(This article belongs to the Special Issue Traditional and Innovative Approaches in Seismic Design)
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Open AccessArticle Energy and Economic Evaluation of Green Roofs for Residential Buildings in Hot-Humid Climates
Buildings 2017, 7(2), 30; doi:10.3390/buildings7020030
Received: 1 December 2016 / Revised: 11 March 2017 / Accepted: 22 March 2017 / Published: 29 March 2017
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Abstract
Green roofs may be considered a passive energy saving technology that also offer benefits like environmental friendliness and enhancement of aesthetic and architectural qualities of buildings. This paper examines the energy and economic viability of the green roof technology in the hot humid
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Green roofs may be considered a passive energy saving technology that also offer benefits like environmental friendliness and enhancement of aesthetic and architectural qualities of buildings. This paper examines the energy and economic viability of the green roof technology in the hot humid climate of Saudi Arabia by considering a modern four bedroom residential building in the city of Dhahran as a case study. The base case and green roof modelling of the selected building has been developed with the help of DesignBuilder software. The base case model has been validated with the help of 3-month measured data about the energy consumption without a green roof installed. The result shows that the energy consumption for the base case is 169 kWh/m2 while the energy consumption due to the application of a green roof on the entire roof surface is 110 kWh/m2. For the three investigated green roof options, energy saving is found to be in the range of 24% to 35%. The economic evaluation based on the net present value (NPV) approach for 40 years with consideration to other environmental advantages indicates that the benefits of the green roof technology are realized towards the end of the life cycle of the building. Full article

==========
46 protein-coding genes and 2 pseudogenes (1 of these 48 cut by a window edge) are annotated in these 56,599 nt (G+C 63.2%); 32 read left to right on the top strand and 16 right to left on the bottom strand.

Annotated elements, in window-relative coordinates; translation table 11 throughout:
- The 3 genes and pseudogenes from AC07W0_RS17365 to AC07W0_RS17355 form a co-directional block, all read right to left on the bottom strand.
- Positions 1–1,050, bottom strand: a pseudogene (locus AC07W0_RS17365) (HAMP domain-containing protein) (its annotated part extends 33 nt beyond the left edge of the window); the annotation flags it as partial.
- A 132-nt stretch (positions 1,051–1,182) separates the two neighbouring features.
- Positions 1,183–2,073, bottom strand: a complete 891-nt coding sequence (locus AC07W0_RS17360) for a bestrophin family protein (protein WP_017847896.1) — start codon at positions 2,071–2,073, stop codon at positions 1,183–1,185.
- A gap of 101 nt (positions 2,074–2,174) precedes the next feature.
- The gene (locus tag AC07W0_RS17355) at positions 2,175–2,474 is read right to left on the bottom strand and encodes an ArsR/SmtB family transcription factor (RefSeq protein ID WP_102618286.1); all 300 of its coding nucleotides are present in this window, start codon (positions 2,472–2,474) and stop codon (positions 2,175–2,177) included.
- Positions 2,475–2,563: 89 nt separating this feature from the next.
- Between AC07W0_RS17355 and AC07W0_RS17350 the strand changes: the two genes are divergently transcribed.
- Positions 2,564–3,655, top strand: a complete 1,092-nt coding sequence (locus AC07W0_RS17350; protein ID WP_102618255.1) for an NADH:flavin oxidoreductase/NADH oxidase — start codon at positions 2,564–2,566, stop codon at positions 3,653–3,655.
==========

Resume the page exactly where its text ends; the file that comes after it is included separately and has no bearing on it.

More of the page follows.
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Open AccessFeature PaperArticle Using Genetic Algorithms for Real Estate Appraisals
Buildings 2017, 7(2), 31; doi:10.3390/buildings7020031
Received: 4 February 2017 / Revised: 14 March 2017 / Accepted: 27 March 2017 / Published: 30 March 2017
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Abstract
The main aim of this paper is the interpretation of the existing relationship between real estate rental prices and geographical location of housing units in a central urban area of Naples (Santa Lucia and Riviera of Chiaia neighborhoods). Genetic algorithms (GA) are used
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The main aim of this paper is the interpretation of the existing relationship between real estate rental prices and geographical location of housing units in a central urban area of Naples (Santa Lucia and Riviera of Chiaia neighborhoods). Genetic algorithms (GA) are used for this purpose. Also, to verify the reliability of genetic algorithms for real estate appraisals and, at the same time, to show the forecasting potentialities of these techniques in the analysis of housing markets, a multiple regression analysis (MRA) was applied comparing results of GA and MRA. Full article
(This article belongs to the Special Issue Real Estate Economics, Management and Investments)
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Open AccessArticle Measuring and Interpreting Urban Externalities in Real-Estate Data: A Spatio-Temporal Difference-in-Differences (STDID) Estimator
Buildings 2017, 7(2), 51; doi:10.3390/buildings7020051
Received: 24 May 2017 / Revised: 8 June 2017 / Accepted: 13 June 2017 / Published: 16 June 2017
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Abstract
It is now almost impossible to deal with spatial data without considering some explicit specification that captures possible spatial effects. One valuable feature of spatial econometrics models is their decomposition of marginal effects into spatial spillover effect and spatial externalities. Progress in interpreting